How To Become A Successful Personal Trainer
Well done, you achieved your personal trainer qualifications!
But don’t get too excited just yet, my friend.
Despite promising financial freedom and extreme job satisfaction, the fitness industry has notoriously high failure rates.
In fact, one survey claimed that over 90% of new personal trainers quit their business within the first year and filter off back into regular jobs.
That’s a bigger failure rate than Adam Sandler’s run with Netflix.
One of the main reasons for this (I believe) is the huge array of terrible business-building advice out there for new PT’s. It usually goes like this:
- Get qualified
- Add ‘FIT’ to Twitter handle.
- Wear compression pants all day and upload booty pics with motivational captions.
Surprisingly, this does not land you a client.
So today I’d like to get real with you.
In my 15+ years working as a personal trainer so far, I’ve been lucky enough to build quite a good name for myself. You need to work hard to do this but there are ways that help get your name out there, for example getting Cheap Custom Water Bottles personalised with your business name or logo on to take to events or give to clients. It’s not just about getting your name out there though. Along the way I’ve met countless people (some were incredibly talented) who have failed to make their business work for whatever reason. So today I’m going to give you my 5 golden tips on how to start One on One Personal Training.
These are the rules I built my own business upon, and if you enjoy reading them let me know which tip resonates the most with you.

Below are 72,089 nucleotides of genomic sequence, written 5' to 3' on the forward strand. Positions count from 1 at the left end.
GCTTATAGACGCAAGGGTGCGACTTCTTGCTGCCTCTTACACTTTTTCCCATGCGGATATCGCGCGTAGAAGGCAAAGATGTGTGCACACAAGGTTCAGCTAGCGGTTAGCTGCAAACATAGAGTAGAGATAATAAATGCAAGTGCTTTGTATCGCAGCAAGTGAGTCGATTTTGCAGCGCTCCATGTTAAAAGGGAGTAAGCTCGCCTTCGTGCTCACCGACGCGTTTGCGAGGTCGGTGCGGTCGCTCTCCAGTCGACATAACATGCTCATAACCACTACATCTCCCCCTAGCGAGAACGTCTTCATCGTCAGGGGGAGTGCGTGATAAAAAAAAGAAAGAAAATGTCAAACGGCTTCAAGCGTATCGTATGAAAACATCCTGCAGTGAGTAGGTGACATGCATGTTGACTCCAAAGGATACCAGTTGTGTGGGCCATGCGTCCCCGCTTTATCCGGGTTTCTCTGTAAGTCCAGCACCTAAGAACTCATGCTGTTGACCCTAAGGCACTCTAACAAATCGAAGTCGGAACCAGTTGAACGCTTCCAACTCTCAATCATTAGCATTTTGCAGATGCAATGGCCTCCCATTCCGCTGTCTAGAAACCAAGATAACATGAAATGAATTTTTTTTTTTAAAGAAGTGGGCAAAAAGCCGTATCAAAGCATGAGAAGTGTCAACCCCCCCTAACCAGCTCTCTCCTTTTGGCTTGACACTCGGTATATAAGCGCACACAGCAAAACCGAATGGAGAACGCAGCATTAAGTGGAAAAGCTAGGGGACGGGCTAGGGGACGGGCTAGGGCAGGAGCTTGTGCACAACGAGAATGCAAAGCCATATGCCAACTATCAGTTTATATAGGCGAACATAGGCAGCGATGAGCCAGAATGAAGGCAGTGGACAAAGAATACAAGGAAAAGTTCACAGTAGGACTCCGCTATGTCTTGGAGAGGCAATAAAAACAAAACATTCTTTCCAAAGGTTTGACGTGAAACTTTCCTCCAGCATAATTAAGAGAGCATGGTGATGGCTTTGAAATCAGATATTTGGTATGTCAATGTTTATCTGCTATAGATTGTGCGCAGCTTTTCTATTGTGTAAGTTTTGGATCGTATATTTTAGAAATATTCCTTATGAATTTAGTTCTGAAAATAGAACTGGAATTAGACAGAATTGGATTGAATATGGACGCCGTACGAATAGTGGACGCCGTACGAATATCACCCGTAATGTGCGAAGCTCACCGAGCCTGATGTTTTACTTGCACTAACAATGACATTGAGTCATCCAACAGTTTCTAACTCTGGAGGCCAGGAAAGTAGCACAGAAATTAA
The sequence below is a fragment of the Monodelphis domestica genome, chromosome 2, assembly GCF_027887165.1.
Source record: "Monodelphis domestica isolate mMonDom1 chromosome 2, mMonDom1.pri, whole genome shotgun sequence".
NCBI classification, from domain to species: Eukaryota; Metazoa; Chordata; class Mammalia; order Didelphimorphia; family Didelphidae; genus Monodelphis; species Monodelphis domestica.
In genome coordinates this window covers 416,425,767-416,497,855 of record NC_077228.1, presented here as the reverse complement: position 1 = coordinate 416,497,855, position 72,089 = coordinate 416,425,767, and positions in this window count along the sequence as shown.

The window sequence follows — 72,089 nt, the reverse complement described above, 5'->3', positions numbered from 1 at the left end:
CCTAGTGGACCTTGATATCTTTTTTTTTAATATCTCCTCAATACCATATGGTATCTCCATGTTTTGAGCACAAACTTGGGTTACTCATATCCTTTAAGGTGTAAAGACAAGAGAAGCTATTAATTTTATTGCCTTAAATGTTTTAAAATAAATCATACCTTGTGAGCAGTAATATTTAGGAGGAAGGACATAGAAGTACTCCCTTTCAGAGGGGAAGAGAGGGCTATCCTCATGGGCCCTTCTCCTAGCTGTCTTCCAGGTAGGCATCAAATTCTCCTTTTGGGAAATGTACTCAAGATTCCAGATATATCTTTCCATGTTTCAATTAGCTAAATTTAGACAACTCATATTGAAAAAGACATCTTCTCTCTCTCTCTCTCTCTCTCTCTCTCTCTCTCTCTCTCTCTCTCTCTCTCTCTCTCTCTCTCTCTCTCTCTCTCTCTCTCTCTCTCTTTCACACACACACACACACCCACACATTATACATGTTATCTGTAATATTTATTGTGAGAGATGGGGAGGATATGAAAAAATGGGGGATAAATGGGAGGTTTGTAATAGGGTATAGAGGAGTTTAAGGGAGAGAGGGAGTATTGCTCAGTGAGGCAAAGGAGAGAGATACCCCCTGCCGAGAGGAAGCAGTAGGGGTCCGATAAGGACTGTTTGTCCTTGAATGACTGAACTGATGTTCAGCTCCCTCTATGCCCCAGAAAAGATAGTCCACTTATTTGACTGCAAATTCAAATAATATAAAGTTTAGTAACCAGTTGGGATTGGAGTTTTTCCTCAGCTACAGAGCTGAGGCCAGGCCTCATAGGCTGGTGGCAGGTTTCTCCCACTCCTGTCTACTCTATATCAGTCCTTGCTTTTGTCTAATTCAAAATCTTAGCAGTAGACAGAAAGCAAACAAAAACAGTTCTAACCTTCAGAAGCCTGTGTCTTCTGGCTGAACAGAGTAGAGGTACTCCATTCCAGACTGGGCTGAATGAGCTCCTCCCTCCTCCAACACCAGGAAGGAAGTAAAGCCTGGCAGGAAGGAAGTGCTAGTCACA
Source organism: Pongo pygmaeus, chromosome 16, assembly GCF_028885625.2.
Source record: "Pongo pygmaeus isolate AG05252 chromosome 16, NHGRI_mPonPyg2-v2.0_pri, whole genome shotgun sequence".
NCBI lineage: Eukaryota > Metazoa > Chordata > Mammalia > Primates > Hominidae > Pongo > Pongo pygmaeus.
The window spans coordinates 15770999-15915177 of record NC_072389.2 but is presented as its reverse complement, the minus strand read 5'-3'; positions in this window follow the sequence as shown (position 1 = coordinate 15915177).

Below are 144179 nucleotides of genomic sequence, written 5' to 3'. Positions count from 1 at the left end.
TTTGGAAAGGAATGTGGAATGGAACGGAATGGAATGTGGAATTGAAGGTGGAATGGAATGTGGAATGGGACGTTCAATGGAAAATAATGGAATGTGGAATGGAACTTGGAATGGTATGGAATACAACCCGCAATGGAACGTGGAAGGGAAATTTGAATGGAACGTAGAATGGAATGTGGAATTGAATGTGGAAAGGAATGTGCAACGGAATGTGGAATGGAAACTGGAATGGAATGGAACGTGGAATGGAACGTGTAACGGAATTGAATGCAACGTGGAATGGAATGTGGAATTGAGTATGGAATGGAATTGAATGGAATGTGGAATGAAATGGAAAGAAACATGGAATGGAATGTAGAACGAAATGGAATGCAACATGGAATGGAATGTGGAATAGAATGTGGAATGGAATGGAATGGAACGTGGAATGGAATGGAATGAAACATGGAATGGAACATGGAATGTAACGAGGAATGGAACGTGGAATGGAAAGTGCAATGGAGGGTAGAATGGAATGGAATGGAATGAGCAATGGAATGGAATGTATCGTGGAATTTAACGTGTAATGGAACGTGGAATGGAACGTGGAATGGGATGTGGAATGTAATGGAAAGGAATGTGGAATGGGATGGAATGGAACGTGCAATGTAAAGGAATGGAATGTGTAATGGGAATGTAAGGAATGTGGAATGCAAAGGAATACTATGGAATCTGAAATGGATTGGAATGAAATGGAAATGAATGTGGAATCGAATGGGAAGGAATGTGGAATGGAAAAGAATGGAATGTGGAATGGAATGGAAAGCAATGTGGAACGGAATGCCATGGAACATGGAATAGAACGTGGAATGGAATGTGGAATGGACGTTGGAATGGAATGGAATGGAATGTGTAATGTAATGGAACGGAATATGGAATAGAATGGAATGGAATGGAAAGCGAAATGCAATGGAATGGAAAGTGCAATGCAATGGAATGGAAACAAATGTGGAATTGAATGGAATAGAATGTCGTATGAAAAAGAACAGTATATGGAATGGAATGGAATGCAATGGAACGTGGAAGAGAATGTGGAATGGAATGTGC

1. Work Hard
The fact is most personal trainers are f**king lazy.
I see them standing in the corner of most gyms, bemoaning the fact that they have no clients, or dissing the methods of the PT who appears to be doing well.
The problem is they’re still stuck on the dream.
Oh, you don’t know the dream?
The dream is strolling into your gym at mid-day… training a couple of fit chicks… taking a few selfies for the ‘Gram (#onlinetrainer)… and maybe getting sponsored by a supplement company – you know, so you can ‘get paid to train all day’…
The majority of PT’s are hoping for a fast-track to an easy life because it is presented as such.
But if you’re a PT who’s stuck on this dream, be warned; there’s a trainer near you like me, who will outwork you to death and build a large client base while you’re still rooted to the spot.
When I first started my business I’d happily get up at 4am, go to bed at 12pm, and take no days off because I realize that the first few years of running your own business will be the hardest of your entire career.
See, many gym bro’s formulate “the dream” in their heads while they train themselves. It’s also the dream sold by many educational services as a means to hook people into buying their first course (i.e. quite your day job and live a life of luxury, charge whatever you want per hour, go home whenever you like).
But it’s total bulls**t.
You’re about to be self-employed, and you’ll need to be ready for it. Starting your own business is among the most challenging things anyone can do. After all, you wouldn’t become an electrician and then stand around posing in your overalls expecting clients to magically come to you.